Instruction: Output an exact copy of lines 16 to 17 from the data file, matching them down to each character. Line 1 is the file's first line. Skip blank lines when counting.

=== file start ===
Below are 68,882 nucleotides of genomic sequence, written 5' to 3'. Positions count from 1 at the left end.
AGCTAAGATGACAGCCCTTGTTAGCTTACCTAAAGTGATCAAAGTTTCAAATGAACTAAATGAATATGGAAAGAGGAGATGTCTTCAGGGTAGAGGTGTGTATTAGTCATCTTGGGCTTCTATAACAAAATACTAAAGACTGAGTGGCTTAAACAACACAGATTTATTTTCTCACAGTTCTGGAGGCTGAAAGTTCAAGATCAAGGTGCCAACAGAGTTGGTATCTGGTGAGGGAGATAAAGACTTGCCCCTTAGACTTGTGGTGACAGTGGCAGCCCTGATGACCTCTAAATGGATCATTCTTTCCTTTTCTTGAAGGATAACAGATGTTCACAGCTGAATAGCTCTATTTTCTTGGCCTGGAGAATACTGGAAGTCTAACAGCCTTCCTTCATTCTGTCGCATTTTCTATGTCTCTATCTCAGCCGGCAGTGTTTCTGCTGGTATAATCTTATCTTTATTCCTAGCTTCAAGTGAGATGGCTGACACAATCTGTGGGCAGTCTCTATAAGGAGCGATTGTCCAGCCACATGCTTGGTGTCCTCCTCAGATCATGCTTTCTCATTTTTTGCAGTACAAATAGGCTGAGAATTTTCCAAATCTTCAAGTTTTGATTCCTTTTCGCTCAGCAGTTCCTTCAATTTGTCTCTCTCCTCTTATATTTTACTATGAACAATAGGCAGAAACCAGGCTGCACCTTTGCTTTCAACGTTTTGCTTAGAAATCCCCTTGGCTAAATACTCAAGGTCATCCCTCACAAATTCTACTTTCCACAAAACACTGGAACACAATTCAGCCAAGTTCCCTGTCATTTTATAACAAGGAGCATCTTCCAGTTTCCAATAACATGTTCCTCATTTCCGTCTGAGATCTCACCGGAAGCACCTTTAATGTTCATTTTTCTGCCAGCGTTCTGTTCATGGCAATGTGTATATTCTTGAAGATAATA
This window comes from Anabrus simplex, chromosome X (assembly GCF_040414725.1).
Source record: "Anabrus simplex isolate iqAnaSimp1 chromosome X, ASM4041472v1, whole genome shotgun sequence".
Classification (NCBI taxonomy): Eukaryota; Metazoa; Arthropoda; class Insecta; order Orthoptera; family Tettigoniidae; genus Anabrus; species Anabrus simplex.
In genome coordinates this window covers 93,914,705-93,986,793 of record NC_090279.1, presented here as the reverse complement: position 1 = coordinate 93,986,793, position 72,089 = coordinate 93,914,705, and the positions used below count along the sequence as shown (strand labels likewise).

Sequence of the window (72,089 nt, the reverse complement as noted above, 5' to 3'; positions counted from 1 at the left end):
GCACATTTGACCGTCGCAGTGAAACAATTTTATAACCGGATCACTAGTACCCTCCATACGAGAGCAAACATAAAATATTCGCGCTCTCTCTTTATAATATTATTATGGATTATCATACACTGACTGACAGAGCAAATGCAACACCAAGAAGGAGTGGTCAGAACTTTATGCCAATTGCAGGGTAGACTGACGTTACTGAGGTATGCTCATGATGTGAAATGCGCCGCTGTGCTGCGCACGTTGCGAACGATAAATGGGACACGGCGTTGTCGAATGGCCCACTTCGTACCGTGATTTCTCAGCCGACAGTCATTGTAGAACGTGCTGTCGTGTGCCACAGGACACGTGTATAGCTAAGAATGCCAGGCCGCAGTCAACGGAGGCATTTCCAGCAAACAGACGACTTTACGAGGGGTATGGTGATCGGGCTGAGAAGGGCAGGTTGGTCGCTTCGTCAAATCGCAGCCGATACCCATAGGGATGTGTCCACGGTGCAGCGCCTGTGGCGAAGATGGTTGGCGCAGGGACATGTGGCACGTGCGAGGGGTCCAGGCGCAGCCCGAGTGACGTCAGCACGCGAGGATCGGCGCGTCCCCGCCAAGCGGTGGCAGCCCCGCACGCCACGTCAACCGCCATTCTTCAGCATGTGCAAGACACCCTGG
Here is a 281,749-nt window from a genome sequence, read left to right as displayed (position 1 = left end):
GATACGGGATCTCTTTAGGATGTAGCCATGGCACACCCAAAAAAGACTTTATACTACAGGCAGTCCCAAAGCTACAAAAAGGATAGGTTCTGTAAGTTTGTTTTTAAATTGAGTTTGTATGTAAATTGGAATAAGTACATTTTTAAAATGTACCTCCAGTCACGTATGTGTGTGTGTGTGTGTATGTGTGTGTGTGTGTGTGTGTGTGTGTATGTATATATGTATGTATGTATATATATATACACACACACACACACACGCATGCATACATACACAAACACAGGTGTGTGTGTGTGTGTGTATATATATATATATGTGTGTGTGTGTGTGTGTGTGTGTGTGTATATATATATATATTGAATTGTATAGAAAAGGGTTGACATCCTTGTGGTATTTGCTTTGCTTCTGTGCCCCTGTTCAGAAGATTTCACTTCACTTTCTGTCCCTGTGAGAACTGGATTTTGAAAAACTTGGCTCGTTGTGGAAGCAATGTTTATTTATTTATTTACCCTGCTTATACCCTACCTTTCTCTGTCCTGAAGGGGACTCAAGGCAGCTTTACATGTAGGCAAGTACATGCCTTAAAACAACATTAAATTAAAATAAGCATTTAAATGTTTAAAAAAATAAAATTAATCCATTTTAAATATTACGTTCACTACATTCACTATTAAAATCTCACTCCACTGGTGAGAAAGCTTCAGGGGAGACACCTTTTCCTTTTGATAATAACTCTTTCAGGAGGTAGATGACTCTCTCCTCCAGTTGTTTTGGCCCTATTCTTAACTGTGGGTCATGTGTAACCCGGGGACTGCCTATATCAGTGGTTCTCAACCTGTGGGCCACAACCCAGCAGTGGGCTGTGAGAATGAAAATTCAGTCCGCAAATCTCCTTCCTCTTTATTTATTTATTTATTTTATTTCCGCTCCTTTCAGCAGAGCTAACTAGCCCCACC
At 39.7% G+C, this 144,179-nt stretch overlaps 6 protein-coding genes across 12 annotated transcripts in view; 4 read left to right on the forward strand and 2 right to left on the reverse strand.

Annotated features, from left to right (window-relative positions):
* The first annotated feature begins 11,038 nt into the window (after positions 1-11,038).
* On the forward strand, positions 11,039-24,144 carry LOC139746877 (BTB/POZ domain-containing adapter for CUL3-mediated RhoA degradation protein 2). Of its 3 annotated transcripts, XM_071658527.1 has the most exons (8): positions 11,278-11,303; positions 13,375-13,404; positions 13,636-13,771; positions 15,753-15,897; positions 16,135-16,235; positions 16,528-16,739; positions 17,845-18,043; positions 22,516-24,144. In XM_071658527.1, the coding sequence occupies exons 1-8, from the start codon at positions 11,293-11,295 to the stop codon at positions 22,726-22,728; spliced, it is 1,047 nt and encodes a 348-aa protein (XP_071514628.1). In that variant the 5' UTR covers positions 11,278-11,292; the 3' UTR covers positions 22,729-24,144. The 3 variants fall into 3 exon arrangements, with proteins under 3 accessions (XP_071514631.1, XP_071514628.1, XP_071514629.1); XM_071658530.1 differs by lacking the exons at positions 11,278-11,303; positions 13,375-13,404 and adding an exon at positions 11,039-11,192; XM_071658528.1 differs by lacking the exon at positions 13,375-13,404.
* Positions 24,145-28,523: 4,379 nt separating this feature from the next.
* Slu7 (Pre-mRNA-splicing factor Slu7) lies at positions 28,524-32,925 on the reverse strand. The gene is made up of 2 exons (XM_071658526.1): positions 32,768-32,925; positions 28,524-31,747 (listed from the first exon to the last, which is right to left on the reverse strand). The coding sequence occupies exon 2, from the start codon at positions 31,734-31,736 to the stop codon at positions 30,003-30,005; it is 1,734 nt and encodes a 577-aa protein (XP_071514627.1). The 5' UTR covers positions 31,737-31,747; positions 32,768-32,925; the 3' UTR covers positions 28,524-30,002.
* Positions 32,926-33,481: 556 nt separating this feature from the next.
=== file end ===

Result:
* Slu7 (Pre-mRNA-splicing factor Slu7) lies at positions 28,524-32,925 on the reverse strand. The gene is made up of 2 exons (XM_071658526.1): positions 32,768-32,925; positions 28,524-31,747 (listed from the first exon to the last, which is right to left on the reverse strand). The coding sequence occupies exon 2, from the start codon at positions 31,734-31,736 to the stop codon at positions 30,003-30,005; it is 1,734 nt and encodes a 577-aa protein (XP_071514627.1). The 5' UTR covers positions 31,737-31,747; positions 32,768-32,925; the 3' UTR covers positions 28,524-30,002.
* Positions 32,926-33,481: 556 nt separating this feature from the next.